The Mayor’s Office of Food Initiatives is launching a new project to update the Boston Zoning Code to support Urban Agriculture (UA) city wide. UA is small scale farming that makes healthy, fresh food more accessible and empowers Bostonians by creating economic opportunity.
Urban farming includes:

  •  rooftop greenhouse agriculture
  • aquaponics (fish farming)
  • community farms
  • farm stands (LOVE THESE!)
  • composting
  • and other fresh food-producing endeavors.

Keynote Speaker:
Will Allen holding a fishWill Allen, Founder and CEO of Growing Power Inc., former pro athlete, and 2008 McArthur Foundation “Genius Grant” recipient for his work on urban farming and sustainable food production.

Meeting Specifics:
Monday, January 30, 2012 6-8:30PM
Suffolk University, Downtown Boston, 73 Tremont Street, 9th Floor*
* Must bring I.D. (Drivers license, credit card) to clear security.

To learn more about the BRA’s Rezoning for Urban Agriculture Initiative , go to:

Happy 2012 and Flower Sculptures by Will Ryman

Hello and Happy 2012!
It’s been a busy first two weeks of the year!  I moved into a bright, new office on Marlborough Street and just couldn’t get my act together until now to blog…  Consider me back in action!
Fairchild Botanic Gardens with Red Flowers in BackgroundHere’s a good story…
Just before the holidays, I visited my dear friend Joy near Miami, Florida.  As a special treat, she took me to the Fairchild Tropical Botanic Gardens. What a wonderful place!  Gorgeous, leafy trees and delicate flowers in bloom.  Wide lawns, curvy paths and a lovely lake.  There are plinking waterfalls found off spongy paths filled with shadows and earthy smells.  Amid all this beauty, there were odd, curvy shapes of red on the land and floating in the lake.   It wasn’t until we came upon a very tall (30 feet) and willowy sculpture of red roses by Will Ryman, that we realized that the red bits were petals “blown off” the enormous roses.  Delightful!  I’d never heard of Will Ryman before but I have become such a fan! Sculpted Red Roses  Take a look at this CBS Sunday Morning segment on Ryman’s installation in New York City’s Park Ave.
Red Roses Up CloseI’m going to advocate with the good people at the Rose Kennedy Greenway to see if a Ryman installation is possible here in Boston next winter.  What a boost to the spirit these roses would bring to Boston during its darkest and dreariest days.  Pictures of the Icon 2011 Yellow Roses by Ryman are below.  The red roses are called Origin 2011.  FYI: All the roses are shaped from fiberglass, stainless steel and marine paint.  Enjoy!Yellow Roses by Will RymanYellow Petals on the Lawn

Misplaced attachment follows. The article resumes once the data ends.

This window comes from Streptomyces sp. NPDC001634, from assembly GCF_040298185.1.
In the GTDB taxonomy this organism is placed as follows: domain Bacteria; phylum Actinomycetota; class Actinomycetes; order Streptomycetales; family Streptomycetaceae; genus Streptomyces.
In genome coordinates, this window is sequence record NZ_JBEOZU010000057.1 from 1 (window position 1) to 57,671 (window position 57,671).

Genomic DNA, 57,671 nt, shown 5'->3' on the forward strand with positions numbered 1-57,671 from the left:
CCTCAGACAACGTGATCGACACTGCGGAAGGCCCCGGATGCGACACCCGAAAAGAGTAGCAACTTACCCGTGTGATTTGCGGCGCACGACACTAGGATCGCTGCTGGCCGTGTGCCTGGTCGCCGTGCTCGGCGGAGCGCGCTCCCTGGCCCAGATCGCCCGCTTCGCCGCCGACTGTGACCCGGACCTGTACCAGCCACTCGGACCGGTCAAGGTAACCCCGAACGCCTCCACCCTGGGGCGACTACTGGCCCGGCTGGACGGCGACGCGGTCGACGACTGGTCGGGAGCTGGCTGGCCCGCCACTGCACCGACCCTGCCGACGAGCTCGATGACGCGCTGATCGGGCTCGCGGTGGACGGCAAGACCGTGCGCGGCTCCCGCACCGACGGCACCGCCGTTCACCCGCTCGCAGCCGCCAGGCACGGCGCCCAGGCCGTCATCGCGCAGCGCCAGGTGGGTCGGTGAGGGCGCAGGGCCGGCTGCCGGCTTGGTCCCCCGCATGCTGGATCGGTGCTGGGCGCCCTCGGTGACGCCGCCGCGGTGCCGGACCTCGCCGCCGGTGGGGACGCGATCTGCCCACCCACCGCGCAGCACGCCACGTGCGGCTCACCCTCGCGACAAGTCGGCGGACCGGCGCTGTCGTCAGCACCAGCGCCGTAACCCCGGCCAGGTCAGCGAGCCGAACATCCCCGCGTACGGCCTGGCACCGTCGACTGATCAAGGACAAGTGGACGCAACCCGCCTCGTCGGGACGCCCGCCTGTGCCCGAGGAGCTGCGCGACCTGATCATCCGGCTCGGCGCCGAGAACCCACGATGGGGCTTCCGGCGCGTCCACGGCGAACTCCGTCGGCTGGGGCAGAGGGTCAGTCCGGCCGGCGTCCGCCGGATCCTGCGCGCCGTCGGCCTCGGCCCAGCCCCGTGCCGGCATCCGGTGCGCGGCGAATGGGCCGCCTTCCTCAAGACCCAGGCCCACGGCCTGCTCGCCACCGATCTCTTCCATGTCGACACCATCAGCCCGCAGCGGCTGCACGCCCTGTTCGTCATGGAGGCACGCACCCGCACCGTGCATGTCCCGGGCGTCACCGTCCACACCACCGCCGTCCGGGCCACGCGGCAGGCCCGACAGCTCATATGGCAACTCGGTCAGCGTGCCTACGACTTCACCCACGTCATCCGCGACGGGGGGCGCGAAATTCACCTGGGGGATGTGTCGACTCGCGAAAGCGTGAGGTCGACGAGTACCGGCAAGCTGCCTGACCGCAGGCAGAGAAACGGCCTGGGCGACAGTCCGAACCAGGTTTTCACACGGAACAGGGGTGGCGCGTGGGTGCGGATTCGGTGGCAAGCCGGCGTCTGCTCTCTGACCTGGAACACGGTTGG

Gifts for the Gardener? Winter Courses at NE Wild Flower Society

Hello all!
The run up to Christmas has been crazy!  I’ve still got a long shopping list… Hope you are finding joy in the season! 

If you need a gift for a gardener in your life, perhaps a January class at the New England Wild Flower Society would be a good present.

Below are two suggestions.  Get more information at

Saturday, January 21, 2012, 9 a.m.-3:30 p.m., Winter Botany, Garden in the Woods, Framingham, MA. Instructor William Kuriger, Ph.D., includes a classroom lecture on the taxonomic characteristics of trees, shrubs, and herbaceous and evergreen plants in winter, including hands-on identification of twig and plant specimens, followed by a walk around the site to put your classroom knowledge to work. Fee: $82 (Member) / $98 (Nonmember) Pre-registration is necessary, contact the registrar at 508-877-7630, ext. 3303.

 Monday, January 23, 2012, 2:00 p.m. tea, 2:30-4:00 p.m. program, Soil: Where Geoscience Meets Botany, Wellesley College, Wellesley, MA. Soil has been called “the bridge between life and the inanimate world.” Instructor Janet McDonough helps us gain new appreciation for this backbone of our landscape. From its origins in the glacial era, explore the characteristics of soils in New England and how they affect the plants in our landscape. How is soil made? What are the components of a good soil, and what easy methods can gardeners use to tell what amendments are needed? From geology to biology, get all the dirt on soil. Fee: $10 (Member) / $15 (Nonmember). Pre-registration is necessary, contact the registrar at 508-877-7630, ext. 3303.

Holy Hosta, Batman! 2011 Garden Lessons and Finds #2

Leafy green hostasWhen I was young, the driveway to my childhood home – a multi-family in Quincy – was lined with a low stone wall. In the short  bed behind the wall, big, green, leafy hostas grew about every three feet.  I honestly didn’t pay much attention to the plant itself. To me it was something to run at and jump over.  It’s big, bushy mound of leaves were hurdles and I made it my own personal Olympic event.  Needless to say, I always won the gold.  I’m smiling at the memory…
Aphrodite hosta with white flowerThis summer, I discovered the real beauty, variety and usefulness of the hosta.  There are hundreds of species in every shape, size, color and texture.  Choosing a favorite is tough!  Best of all hostas grow in shade and sun!   A rare find for city scapes. So the hosta earns #2 in my 2011 list of Garden Lessons and Finds
Hostas are easy to grow and shade tolerant.  They can do well in 3/4 to full sun.  According to the American Hosta Society (yes there is one),  a general rule of thumb is “the greener the leaf, the less sun necessary for the plant to grow well.”   The corollary to this “rule” also seems to work; “the more yellow and white in a leaf, the more sun necessary for sufficient photosynthesis to allow the plant to thrive.” And, some hosta growers have discovered that additional moisture will help a hosta survive in higher light levels!
The plant is native to Japan, Korea, and China and was first imported and grown in Europe in the late 1700’s. By the mid-1800’s, hosta were growing in the United States.  Hostas are available at most garden centers and are worthy additions to any city garden – shady or sunny.    Check out the American Hosta Society for more information.